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Capitol Collectors Series: Grand Funk Railroad
Grand Funk Railroad
Capitol Collectors Series: Grand Funk Railroad
Genres: Pop, Rock, Classic Rock, Metal
  •  Track Listings (15) - Disc #1


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CD Details

All Artists: Grand Funk Railroad
Title: Capitol Collectors Series: Grand Funk Railroad
Members Wishing: 5
Total Copies: 0
Label: Capitol
Original Release Date: 2/26/1991
Release Date: 2/26/1991
Genres: Pop, Rock, Classic Rock, Metal
Styles: Album-Oriented Rock (AOR), Arena Rock
Number of Discs: 1
SwapaCD Credits: 1
UPCs: 077779060825, 0077779060856

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CD Reviews

GFR lets it all out on their debut!!
(5 out of 5 stars)

"This is one of my favourite GFRR albums, because it is one of their more diverse and well-rounded albums. It is so rootsy, yet so progressive. GFR lays all its influences out for people to see, going from blues to ballads, hard rock to psychedelic, and yet its all-original material--an unusual thing for a group's debut album. If you like Cream's first album, "Fresh Cream" from 1966, it is almost entirely patterned after that album, from the three guys on the cover with the dark backdrop, to the very similar drum solo songs ( Cream's "Toad" vs. GFR's "T.N.U.C"), To Mark Farner trying to play his best "woman tone" on his guitar and trying to work it into a feedback frenzy at the same time (a la Eric Clapton), to the way both albums veer wildly from style to style. Mark Farner was at his best on this record. He played his most beautifully delicate guitar on "Heartbreaker" and could still rip away with the best of them, with a chainsaw-sounding fuzz-guitar slicing through tracks like "Can't be too long" and "Anybody's Answer." And the songs! Their most expressive songwriting was on this album, and their feelings about life. If "Anybody's Answer" was released today, it would be a hit for Alice In Chains and Creed--that's how mind-blowing and forward thinking that song was for 1969! "Into the Sun" IS RHYTHM, period. Sly Stone or James Brown couldn't have done it any better without a horn section! Okay, the sound quality wasn't so "hot"--you can barely hear the bass, and that was an intregal part of the GFR sound, what made them "tick" on later albums. But the engineering end of it tried to make up for it, with really cool studio effects that you don't hear on albums anymore, like the speaker-to-speaker effects on "Anybody's Answer" and "Can't Be Too Long" and the way make Mark's fuzz rhythm guitar zoom from speaker-to-speaker--far out!! This is by far their most overlooked and underrated albums. People just look at it and pick out the "hits" like "Time Machine" and "Are You Ready?" They ignore the so-called "filler", but the "filler" is the best parts of this album. It deserves a first-or second listen by everybody."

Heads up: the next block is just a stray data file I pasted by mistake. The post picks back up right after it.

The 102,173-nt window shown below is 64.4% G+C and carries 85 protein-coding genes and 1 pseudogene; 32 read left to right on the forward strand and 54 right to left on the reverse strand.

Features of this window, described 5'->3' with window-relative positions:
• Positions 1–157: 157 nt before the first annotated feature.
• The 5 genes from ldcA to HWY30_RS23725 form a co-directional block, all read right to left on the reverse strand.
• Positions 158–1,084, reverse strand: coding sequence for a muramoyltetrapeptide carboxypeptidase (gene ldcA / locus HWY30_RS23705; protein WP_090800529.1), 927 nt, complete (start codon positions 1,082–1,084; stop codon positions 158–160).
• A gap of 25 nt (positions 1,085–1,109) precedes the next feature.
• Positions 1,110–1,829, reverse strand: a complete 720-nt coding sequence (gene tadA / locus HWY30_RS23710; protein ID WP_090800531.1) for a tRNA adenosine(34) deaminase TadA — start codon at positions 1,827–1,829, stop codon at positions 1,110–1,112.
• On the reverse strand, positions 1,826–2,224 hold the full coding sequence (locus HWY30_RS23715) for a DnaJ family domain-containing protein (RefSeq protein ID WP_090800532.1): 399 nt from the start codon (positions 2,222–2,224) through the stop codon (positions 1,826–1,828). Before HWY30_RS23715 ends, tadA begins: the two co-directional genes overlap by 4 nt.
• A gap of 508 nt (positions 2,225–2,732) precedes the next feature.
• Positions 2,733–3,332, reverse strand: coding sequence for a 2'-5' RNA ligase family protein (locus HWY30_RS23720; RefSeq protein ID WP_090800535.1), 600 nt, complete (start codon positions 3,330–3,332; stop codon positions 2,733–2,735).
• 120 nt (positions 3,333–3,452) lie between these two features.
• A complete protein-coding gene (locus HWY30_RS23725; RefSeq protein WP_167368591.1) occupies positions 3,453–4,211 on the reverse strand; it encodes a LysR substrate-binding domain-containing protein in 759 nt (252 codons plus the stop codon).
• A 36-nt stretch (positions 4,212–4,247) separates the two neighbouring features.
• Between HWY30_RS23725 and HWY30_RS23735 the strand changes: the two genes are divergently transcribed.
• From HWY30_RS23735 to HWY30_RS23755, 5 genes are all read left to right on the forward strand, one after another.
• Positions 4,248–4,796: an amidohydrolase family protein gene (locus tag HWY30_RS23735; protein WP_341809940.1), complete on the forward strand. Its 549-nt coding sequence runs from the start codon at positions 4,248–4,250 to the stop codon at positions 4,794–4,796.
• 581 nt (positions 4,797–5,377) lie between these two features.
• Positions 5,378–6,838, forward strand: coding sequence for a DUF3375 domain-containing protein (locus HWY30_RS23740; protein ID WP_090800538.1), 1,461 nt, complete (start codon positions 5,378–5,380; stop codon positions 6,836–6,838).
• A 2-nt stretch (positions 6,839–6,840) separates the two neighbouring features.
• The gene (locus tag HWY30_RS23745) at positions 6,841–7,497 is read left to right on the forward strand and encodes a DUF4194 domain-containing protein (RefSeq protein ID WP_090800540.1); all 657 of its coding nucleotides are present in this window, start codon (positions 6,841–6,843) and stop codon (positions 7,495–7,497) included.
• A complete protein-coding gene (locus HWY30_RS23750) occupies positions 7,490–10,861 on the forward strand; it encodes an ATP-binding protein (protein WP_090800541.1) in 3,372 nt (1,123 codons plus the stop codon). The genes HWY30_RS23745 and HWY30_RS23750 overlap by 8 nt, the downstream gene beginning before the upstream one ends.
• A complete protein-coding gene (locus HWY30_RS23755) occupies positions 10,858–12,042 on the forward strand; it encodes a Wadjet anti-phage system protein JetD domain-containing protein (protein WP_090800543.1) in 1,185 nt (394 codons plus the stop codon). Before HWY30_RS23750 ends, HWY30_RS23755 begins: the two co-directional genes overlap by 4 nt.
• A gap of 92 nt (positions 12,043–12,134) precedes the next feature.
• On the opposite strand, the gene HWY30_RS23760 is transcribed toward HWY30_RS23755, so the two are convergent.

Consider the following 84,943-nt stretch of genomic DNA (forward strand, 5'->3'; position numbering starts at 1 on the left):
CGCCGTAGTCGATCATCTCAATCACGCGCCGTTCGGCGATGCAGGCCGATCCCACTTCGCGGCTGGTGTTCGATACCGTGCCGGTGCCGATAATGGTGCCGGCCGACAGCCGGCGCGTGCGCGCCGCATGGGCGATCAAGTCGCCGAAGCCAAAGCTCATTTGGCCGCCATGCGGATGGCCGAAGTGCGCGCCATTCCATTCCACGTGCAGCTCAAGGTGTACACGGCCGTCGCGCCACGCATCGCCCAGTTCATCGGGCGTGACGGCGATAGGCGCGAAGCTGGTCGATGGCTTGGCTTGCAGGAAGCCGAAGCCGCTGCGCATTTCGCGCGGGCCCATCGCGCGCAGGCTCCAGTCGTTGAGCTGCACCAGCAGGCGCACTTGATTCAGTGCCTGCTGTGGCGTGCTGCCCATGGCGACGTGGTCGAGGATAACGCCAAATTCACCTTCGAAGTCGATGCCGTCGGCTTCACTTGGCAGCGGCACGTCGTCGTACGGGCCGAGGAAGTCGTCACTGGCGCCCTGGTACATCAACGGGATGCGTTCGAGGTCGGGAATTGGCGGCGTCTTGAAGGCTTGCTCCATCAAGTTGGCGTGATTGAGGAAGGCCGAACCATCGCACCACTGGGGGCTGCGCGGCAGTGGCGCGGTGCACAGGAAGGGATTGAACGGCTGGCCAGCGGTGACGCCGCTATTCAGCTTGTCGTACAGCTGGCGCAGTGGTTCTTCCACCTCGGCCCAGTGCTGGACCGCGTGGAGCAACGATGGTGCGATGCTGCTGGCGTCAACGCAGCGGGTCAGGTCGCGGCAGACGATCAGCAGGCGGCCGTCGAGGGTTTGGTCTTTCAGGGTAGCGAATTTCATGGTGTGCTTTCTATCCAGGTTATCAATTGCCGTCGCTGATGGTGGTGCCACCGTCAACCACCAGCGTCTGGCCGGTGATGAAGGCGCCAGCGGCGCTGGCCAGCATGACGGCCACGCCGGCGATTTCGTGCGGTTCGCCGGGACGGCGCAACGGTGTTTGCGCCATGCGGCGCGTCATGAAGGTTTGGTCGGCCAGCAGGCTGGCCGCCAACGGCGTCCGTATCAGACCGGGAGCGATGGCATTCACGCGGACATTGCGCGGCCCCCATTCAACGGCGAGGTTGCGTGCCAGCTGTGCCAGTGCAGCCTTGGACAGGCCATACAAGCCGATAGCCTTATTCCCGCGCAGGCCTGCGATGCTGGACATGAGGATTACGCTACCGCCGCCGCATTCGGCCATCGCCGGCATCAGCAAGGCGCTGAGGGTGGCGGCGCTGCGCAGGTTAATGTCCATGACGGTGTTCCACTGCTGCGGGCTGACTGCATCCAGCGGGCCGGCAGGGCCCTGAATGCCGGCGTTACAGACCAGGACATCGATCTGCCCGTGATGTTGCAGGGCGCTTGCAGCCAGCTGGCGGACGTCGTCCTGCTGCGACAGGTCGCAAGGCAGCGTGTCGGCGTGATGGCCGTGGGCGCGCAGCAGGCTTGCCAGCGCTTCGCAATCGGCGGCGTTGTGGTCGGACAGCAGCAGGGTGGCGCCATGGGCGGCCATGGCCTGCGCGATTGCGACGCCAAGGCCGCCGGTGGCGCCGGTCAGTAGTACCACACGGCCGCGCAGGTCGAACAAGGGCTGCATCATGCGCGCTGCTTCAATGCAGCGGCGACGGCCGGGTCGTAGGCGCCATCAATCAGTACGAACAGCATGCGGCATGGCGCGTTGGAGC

They're An American Band
Steve Vrana | Aurora, NE | 01/23/2001
(4 out of 5 stars)

"Grand Funk Railroad's ham-fisted approach to rock 'n' roll left music critics appalled, but they sold millions of records and even broke the Beatles' record for selling out Shea Stadium. During the band's tenure at Capitol Records (1969-1976), they hit the Hot 100 singles chart more than a dozen times. Mark Farner--the band's underrated guitar player and usual lead singer--wrote much of the group's material. However their two No. 1 singles, "We're an American Band" and "The Loco-Motion," were written by drummer Don Brewer and Goffin & King respectively.Nothing succeeds like success, and Grand Funk was undeniably one of the biggest bands of the era. They were a no-nonsense party band, and if you're looking for a single CD to provide you with all of their best moments--this is it. For maximum effect, play this LOUD! HIGHLY RECOMMENDED"
Catch The Train
Thomas Magnum | NJ, USA | 10/23/2000
(4 out of 5 stars)

"During the time of the Grand Funk Railroad's greatest success, they were breaking concert attendance records set by bands like the Beatles and all their records were selling millions. Despite this success, the band were whipping boys for the rock press. Their music was panned for it's lack of artistic value, but that's not what the band was all about. As the title of the song "Footstompin' Music" says, they were all about make good time, have fun music. Admittingly, their albums do contain some forgettable songs, but songs like "We're An American Band", "Bad Time", "Some Kind Of Wonderful" and "Shinin' On" are catchy and just plain fun. Throw in the band's best song, the majestic "I'm Your Captain" and you have yourself a great collection."